AmEx Sued for $14 Million for Violating Software License

iStock_000026040404Small-e1407261393309-209x300The American Express Co. has been sued for $14 million by a software company that claims AmEx exceeded the scope of its license.

Micro Focus (US) Inc. sued AmEx for copyright infringement, saying that the credit card company continued to use Micro Focus’s Server Express software after Micro’s license to AmEx expired in 2009.

According to the complaint, Identex, a British company, created a standardization and verification application called IACE using Server Express. Micro allowed Identex to grant licenses to IACE users to use Server Express as well.

AmEx acquired a license to use IACE and Server Express from 2004 to 2009. In 2009, IACE was discontinued.

AmEx then allegedly used IACE as a platform to develop its own software, incorporating Micro’s code. However, AmEx allegedly had no license to use the Micro code after the Identex license expired.

Micro also claims that AmEx used the software on more than the licensed number of computers. Server Express was licensed for a single server but Amex used the software on more than one server, according to the complaint.

Software license agreements normally limit the:

  • number of copies of the software that can be made,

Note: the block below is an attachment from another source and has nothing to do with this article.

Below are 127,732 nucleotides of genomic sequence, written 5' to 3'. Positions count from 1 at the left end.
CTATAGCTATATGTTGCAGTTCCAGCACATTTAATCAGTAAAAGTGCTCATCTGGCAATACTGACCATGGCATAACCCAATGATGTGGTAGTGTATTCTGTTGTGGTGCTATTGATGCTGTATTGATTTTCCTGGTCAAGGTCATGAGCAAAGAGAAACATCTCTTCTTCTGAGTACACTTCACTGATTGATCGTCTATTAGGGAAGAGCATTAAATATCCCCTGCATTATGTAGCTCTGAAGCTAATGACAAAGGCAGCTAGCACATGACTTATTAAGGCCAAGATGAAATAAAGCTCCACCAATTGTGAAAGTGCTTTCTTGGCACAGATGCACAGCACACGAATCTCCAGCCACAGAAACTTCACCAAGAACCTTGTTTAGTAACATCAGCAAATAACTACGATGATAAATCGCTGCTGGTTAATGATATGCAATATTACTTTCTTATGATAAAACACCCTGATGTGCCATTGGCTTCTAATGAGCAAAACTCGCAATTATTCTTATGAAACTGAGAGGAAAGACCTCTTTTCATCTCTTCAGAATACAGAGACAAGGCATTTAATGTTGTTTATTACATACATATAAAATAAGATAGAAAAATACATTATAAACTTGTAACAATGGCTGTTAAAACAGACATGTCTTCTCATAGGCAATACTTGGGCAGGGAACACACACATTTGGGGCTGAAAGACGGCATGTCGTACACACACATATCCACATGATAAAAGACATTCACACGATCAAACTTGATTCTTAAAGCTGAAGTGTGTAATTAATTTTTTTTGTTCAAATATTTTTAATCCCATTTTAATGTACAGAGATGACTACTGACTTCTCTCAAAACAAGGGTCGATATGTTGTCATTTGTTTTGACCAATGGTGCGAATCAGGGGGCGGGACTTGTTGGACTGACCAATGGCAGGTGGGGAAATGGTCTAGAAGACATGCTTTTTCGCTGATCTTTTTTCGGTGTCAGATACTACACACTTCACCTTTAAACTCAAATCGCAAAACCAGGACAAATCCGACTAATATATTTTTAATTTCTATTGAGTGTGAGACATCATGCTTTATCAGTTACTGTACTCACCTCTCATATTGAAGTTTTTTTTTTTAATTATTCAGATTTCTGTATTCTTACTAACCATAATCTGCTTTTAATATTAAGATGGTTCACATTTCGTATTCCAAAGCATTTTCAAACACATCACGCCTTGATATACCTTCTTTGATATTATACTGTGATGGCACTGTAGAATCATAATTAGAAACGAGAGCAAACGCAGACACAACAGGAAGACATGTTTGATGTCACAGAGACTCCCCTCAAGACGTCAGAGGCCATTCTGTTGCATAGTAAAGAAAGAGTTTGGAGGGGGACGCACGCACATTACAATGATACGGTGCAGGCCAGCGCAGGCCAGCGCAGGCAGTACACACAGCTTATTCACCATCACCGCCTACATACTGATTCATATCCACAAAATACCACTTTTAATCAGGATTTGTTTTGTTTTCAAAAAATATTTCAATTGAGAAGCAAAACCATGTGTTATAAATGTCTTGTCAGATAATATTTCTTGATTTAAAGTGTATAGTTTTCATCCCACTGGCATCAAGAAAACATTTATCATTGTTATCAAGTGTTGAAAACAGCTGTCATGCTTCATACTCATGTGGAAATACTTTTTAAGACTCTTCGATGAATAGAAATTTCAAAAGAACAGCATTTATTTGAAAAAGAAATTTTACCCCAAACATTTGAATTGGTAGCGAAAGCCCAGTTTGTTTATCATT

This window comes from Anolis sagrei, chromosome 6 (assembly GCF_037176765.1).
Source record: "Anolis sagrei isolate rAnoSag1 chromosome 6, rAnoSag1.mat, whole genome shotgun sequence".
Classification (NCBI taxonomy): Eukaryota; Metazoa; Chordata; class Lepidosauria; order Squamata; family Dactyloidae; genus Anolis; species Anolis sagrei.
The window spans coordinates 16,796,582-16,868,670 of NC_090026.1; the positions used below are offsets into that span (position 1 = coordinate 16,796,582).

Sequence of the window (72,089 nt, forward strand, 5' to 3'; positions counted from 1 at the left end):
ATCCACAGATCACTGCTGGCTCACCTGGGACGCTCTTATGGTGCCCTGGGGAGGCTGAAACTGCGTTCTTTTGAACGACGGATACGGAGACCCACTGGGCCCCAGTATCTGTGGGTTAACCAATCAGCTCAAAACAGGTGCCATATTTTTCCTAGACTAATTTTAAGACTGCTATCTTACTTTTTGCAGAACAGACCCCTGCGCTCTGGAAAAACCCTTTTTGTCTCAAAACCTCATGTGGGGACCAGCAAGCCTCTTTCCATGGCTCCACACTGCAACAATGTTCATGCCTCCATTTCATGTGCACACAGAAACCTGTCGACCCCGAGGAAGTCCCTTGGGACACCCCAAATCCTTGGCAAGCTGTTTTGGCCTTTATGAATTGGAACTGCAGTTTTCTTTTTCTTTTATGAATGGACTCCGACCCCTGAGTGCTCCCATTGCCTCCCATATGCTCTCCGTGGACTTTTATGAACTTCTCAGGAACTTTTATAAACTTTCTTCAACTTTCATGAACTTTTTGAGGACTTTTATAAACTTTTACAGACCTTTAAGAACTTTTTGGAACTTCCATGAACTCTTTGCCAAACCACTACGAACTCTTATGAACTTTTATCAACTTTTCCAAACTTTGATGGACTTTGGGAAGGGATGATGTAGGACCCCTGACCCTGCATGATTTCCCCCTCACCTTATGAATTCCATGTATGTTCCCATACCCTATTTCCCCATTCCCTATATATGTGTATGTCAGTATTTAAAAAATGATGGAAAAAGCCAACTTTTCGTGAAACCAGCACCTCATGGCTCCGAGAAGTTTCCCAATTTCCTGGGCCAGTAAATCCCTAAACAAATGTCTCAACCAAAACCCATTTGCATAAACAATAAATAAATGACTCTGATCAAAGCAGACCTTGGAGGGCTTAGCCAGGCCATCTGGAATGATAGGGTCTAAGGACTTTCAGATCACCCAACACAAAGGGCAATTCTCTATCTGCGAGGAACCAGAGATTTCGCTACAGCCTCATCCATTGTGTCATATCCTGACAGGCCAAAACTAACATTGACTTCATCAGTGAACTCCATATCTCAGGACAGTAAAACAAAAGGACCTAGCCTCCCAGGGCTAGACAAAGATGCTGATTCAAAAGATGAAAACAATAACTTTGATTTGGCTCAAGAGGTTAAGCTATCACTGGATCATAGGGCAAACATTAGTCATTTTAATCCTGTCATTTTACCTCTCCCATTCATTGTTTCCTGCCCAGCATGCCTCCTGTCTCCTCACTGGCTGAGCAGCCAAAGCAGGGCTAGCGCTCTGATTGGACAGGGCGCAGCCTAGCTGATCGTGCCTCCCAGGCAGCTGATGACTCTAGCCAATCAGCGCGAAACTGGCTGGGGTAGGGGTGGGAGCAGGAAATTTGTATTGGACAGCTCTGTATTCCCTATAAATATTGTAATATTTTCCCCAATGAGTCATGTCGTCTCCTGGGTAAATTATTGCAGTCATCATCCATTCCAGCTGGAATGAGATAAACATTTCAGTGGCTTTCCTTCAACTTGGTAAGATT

• number of computers the software can run on,
  • location of computers on which the software can be used,
  • number of users who can use the software (in total or at a given time), and/or
  • purposes for which the software may be used.

For example, software may be licensed for use only on a single server (as alleged in the AmEx case), on the number of computers specified in the license, at one or more specified facilities, only on computers running specific operating systems, and/or only on specific hardware platforms.

Software is normally licensed for “internal use only,” so that a licensee cannot become a service bureau offering processing services to third parties.

Legal complications can ensue where, for example, a company’s IT department upgrades hardware or an operating system without checking with the legal department whether this is permitted for all the software running in that environment.

It’s not clear from news reports how Micro discovered the alleged violation of the license terms.

As we recently discussed, violations of software licensing terms are sometimes discovered via a software licensing audit – a process to check whether a customer is running more than the licensed number of copies of a program or otherwise violating the license terms.

Companies can avoid getting involved in litigation like the AmEx-Micro case by performing their own internal software audits on a regular basis.

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